These fresh allegations against Pakistani cricketers could not have come at a worse time.
For years, Pakistan has been in the news for its role in militant conflict in South Asia.
Over the past month, it has made international headlines due to the worst floods it has faced in nearly a century.
The floods highlighted the extreme inequalities of Pakistani society, and the apathy or inability of its administration to deal with the challenge.
And now the betting scam allegations against Pakistani cricketers have added to already low national morale.
And people are angry.
"They are all crooks. They should be shot dead," says one worker at a car wash in Islamabad.
In Lahore people vented their anger by naming four donkeys after the accused players, and then pelting them with rotten tomatoes.
A banking executive, Fawad Ali, is more cautious.
"Given their history, some of them may have been involved, but we must not deliver a judgement until we know for sure."
A few even blame the English press for being biased against Pakistani cricketers.
"Every time they go to England, they are dragged into one controversy or another. Sometimes it's ball tampering, sometimes match-fixing," says Gul Badshah, a veteran cricket fan from the north-western city of Peshawar.
But after the number of incidents involving the team, few in Pakistan are certain that Pakistanis are entirely clean.
"Questions about the team have been going on for a long time," says Kalim Mirza, a business executive and keen follower of Pakistani cricket.
In 2006, umpire Darrell Hair accused the Pakistan team of ball-tampering and Pakistan refused to finish the match
Captain Inzamam-ul-Haq was found guilty of bringing the game into disrepute.
Following a disastrous tour in Australia last year, the International Cricket Council (ICC) and the Pakistan Cricket Board (PCB) ran investigations into the team's conduct.
Tour captain Mohammad Yousuf and former captain Younus Khan were banned indefinitely. Shoaib Malik and Rana Naved al-Hasan were banned for a year. Shahid Afridi, and brothers Umar and Kamran Akmal were fined and placed on probation.
Yousef announced his retirement from the international game, but was allowed back into the team by the PCB after a big defeat by England at Trent Bridge.
So the new allegations have surprised no one.
But many are incensed because, as one dejected cricket fan puts it, in a land where no news is good news, cricket is the only source of pride and unity.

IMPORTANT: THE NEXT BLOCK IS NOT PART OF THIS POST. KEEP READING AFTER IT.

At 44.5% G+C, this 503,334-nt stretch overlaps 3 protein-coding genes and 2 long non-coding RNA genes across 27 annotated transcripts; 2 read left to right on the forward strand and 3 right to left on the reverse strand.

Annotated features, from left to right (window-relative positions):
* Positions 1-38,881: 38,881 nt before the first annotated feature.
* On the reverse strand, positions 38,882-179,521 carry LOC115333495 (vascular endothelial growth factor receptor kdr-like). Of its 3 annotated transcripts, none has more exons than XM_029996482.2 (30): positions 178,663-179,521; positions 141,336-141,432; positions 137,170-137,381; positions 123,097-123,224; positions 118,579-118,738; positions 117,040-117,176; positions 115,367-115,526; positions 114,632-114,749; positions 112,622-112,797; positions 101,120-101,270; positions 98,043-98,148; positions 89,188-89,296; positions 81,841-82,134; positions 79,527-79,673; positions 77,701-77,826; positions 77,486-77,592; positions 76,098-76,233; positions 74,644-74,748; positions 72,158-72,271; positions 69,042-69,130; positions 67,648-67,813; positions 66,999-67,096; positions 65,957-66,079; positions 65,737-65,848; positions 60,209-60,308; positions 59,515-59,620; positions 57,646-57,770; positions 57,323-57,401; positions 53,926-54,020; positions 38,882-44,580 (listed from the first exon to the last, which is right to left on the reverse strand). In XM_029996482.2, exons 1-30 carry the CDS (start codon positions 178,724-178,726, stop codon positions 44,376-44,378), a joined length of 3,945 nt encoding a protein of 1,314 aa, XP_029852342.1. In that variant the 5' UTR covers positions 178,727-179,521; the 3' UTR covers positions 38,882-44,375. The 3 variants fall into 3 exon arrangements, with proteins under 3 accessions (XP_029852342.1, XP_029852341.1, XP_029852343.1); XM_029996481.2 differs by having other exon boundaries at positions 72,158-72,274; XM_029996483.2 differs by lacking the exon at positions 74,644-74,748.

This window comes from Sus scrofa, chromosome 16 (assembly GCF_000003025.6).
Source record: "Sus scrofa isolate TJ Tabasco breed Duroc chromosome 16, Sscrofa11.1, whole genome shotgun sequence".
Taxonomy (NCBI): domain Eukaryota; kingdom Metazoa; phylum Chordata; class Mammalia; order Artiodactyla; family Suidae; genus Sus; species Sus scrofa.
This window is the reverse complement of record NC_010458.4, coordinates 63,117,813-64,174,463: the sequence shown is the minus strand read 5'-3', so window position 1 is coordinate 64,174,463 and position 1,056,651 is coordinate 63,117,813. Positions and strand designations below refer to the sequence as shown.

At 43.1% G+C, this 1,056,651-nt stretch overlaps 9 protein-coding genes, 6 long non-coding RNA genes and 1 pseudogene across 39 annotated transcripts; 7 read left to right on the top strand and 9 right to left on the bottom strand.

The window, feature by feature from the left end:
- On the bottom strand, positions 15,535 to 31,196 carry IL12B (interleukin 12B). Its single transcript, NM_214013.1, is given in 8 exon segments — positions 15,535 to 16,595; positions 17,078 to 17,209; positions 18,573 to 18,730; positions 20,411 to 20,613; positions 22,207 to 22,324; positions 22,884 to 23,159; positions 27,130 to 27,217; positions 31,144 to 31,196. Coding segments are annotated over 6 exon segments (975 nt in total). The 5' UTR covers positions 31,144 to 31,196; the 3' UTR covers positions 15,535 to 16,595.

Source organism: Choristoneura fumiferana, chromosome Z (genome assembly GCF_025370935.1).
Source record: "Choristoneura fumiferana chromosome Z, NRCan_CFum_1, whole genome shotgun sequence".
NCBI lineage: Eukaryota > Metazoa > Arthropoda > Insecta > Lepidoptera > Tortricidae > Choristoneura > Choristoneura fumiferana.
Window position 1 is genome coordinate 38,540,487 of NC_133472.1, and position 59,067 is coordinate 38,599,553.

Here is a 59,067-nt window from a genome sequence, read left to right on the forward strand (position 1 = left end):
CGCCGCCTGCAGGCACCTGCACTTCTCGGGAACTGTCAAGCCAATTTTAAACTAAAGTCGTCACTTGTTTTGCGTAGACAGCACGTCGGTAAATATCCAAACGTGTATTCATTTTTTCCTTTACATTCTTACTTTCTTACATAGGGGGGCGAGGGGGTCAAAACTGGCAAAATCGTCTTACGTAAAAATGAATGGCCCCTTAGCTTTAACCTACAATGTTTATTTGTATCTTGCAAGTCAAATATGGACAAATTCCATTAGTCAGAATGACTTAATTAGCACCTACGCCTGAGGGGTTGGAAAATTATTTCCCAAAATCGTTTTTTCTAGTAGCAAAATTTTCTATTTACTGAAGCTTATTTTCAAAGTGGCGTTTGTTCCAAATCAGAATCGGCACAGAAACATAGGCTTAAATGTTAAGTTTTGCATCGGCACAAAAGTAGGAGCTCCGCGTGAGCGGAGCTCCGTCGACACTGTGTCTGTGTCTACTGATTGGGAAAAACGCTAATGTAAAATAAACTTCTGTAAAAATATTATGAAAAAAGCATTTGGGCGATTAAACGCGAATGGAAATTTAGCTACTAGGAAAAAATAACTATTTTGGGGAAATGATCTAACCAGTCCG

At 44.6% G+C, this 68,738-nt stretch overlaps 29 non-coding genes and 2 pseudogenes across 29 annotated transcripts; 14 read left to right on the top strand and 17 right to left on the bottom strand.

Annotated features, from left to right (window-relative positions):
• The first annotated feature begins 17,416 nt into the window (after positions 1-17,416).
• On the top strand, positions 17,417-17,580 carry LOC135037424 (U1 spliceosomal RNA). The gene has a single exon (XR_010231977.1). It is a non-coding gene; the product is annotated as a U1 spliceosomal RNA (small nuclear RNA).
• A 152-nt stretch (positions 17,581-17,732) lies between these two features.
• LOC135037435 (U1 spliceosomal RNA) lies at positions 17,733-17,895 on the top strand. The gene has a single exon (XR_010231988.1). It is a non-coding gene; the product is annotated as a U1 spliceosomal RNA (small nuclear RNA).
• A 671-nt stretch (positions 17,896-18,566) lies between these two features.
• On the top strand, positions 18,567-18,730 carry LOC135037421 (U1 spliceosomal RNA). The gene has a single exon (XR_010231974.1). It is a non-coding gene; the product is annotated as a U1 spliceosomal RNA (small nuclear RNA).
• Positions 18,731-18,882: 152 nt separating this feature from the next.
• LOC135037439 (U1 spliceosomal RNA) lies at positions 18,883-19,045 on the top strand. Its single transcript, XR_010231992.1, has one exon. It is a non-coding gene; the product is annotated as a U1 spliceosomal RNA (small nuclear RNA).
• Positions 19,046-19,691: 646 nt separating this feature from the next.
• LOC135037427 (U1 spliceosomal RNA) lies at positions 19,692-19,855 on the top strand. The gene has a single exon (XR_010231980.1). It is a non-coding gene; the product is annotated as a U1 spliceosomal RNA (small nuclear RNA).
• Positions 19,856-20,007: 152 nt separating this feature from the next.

And this pride - or the loss of it - has been felt at the highest level.
"This episode has made us hang our heads in shame," Prime Minister Yousuf Raza Gilani commented during an address on Sunday.
President Asif Zardari "expressed disappointment" over the reported betting scam and "asked for details of the case and any inquiries that may have been initiated in London", his spokesman, Farhatullah Babar, told the BBC.
Interior Minister Rehman Malik has now set up a three-member federal investigation team which is expected to leave for London shortly to conduct its own inquiry.
Meanwhile, Pakistan's parliamentary committee on sports went into special session on Monday afternoon to consider the issue and formulate a response.
The head of the committee, Iqbal Mohammad Ali, has said that all those involved should be banned for life.
Former cricketers are also disconcerted.
"Everyone who is involved (in the scandal) should be banned for life, because they have got no shame," a former Pakistani cricketer, Sarfraz Nawaz, said in comments to a local TV channel.
Many in Pakistan say the PCB is being too lenient on the players.
"Everybody is saying the bad guys should be sent home, but they (the PCB) didn't do that after what happened in Australia last year," says Asad Ali, a government employee.
Fining players would not be enough, he says.
Perhaps this is what a former Pakistani cricket captain, Imran Khan, had in mind when he said the loss to cricket, if the reports were true, would be immense.
"The people who are found guilty should be removed from the team and replaced, and should be punished as an example for the future generations to realise that crime does not pay."